As a patient, you have no choice but to put a lot of trust in your medical team. You rely on your doctors to provide you with the appropriate type of treatment and care, no matter what is necessary.
Unfortunately, you never know if a medical professional will make a mistake. For example, there are many commonly misdiagnosed conditions. If you find yourself in this position, your health could worsen before you are able to find out what's actually wrong with you.
Here are some of the most commonly misdiagnosed conditions:
- Heart attack. You assume that you're having a heart attack, but your doctor tells you it's nothing more than indigestion or another less severe health concern. An undiagnosed heart attack can lead to serious damage to your body, as well as death.
- Cancer. It's not always easy to diagnose cancer, which is why delayed diagnoses and misdiagnoses errors are common. This is particularly true with breast, lung and colorectal cancers.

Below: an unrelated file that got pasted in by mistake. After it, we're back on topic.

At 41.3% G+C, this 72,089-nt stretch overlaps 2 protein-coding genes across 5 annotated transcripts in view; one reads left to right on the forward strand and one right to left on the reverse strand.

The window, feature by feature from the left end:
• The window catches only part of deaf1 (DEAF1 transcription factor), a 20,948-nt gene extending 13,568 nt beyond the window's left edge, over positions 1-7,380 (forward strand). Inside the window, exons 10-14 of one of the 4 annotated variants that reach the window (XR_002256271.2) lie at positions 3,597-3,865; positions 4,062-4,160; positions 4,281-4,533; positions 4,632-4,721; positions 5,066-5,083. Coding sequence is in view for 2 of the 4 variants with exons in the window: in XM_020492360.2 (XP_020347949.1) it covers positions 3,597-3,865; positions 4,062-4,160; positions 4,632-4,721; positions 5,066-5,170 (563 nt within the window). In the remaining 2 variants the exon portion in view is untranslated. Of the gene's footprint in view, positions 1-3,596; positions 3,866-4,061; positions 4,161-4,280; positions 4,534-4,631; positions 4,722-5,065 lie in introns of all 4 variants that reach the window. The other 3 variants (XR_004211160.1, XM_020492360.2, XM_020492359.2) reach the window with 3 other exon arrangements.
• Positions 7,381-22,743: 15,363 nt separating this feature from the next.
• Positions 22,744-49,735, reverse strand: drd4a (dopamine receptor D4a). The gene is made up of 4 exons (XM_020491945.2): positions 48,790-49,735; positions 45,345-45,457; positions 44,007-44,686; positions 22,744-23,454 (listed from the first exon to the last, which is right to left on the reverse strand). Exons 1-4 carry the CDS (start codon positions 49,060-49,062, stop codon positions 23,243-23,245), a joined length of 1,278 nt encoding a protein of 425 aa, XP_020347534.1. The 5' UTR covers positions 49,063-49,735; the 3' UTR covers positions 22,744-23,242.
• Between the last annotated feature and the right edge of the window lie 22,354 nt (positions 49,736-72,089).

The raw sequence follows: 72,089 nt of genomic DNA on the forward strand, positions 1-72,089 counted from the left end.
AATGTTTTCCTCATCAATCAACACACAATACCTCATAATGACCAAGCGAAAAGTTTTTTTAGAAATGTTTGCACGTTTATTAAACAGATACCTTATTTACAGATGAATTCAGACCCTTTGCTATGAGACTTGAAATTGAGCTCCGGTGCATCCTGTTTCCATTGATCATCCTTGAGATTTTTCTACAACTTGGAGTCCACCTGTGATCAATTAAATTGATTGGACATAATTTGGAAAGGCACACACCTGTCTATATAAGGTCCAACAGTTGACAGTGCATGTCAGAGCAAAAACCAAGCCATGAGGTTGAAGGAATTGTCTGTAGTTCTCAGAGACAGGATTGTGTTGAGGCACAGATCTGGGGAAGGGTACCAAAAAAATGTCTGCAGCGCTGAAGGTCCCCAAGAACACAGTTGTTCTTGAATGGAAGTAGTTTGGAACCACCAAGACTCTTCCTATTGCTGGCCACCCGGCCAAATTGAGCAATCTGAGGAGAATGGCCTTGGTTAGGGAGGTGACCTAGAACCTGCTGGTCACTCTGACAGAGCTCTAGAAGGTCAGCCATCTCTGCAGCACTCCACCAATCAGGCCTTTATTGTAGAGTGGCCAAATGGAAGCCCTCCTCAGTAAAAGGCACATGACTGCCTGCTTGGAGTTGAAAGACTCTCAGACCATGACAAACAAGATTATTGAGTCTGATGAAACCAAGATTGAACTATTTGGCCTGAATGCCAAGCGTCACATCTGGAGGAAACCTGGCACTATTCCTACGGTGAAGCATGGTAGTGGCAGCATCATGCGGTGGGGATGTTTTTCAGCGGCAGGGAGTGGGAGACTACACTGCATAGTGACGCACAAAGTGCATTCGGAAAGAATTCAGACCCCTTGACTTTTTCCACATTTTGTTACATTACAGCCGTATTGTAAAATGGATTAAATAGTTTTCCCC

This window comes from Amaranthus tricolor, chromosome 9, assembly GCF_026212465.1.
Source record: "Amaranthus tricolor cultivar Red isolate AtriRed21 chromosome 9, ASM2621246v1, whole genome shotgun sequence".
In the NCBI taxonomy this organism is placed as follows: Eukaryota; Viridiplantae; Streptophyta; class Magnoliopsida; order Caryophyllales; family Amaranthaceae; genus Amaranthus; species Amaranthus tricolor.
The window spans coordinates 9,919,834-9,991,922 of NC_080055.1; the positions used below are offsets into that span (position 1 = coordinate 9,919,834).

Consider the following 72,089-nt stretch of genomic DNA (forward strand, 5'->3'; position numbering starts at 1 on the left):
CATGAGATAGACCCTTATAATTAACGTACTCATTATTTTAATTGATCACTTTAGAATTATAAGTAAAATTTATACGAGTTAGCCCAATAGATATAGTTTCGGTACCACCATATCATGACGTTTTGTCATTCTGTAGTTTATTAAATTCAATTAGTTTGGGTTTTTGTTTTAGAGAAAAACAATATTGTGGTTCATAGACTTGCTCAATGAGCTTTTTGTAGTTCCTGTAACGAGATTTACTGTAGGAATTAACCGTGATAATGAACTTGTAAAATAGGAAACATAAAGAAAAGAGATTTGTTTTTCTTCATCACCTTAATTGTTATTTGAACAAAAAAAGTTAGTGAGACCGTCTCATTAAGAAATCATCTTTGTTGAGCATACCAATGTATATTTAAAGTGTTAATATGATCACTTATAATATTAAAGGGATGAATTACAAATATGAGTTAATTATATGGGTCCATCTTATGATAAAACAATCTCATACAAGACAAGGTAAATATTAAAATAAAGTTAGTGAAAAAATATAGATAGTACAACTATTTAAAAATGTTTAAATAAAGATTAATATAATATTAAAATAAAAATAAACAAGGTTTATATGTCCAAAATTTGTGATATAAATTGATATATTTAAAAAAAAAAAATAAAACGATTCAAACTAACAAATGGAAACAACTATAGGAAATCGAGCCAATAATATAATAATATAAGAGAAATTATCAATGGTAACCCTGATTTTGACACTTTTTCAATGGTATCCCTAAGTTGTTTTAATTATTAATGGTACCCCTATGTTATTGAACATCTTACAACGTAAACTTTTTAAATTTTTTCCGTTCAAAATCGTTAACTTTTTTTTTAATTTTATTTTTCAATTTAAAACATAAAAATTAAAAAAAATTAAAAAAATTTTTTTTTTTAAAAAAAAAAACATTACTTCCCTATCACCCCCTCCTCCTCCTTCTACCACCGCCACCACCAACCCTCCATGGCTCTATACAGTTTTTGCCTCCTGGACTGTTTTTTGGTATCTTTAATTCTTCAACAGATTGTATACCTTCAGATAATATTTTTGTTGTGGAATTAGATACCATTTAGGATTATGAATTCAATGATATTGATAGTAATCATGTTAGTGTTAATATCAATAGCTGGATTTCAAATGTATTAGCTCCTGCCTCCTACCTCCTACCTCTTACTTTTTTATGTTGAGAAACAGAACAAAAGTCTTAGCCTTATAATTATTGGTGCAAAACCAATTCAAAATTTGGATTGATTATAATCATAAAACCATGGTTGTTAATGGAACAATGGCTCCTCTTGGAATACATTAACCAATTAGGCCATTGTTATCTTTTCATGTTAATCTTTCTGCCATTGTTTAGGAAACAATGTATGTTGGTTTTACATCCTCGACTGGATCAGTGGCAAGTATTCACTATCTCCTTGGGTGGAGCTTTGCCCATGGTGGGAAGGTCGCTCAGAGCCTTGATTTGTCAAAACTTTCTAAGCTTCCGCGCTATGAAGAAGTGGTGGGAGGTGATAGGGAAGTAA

- Pulmonary embolism. This is a serious vascular disease where a blood clot reaches the lungs. If left undiagnosed, it can result in death.
- Stroke. Often referred to a cerebrovascular accident (CVA), the symptoms of a stroke, especially one with a slow onset, can be the same as many other types of health concerns. However, if it's left untreated, it can lead to additional harm or death.
- Drug overdose. Believe it or not, it's possible for a doctor to misdiagnose a drug overdose or intoxication. It doesn't matter that the patient brought this on him or herself, the medical team should still diagnose the problem in a timely and accurate manner.
While these are among the most commonly misdiagnosed conditions, there are many others that could escape a doctor's notice. This is why you need to keep such a close eye on everything your medical team does.
If you have reason to believe you're the victim of a misdiagnosis, make sure you seek care from another medical professional that can help get your health back on track. You may also want to learn more about your legal rights, as you may be able to take action against the negligent provider who initially failed to diagnose your medical condition.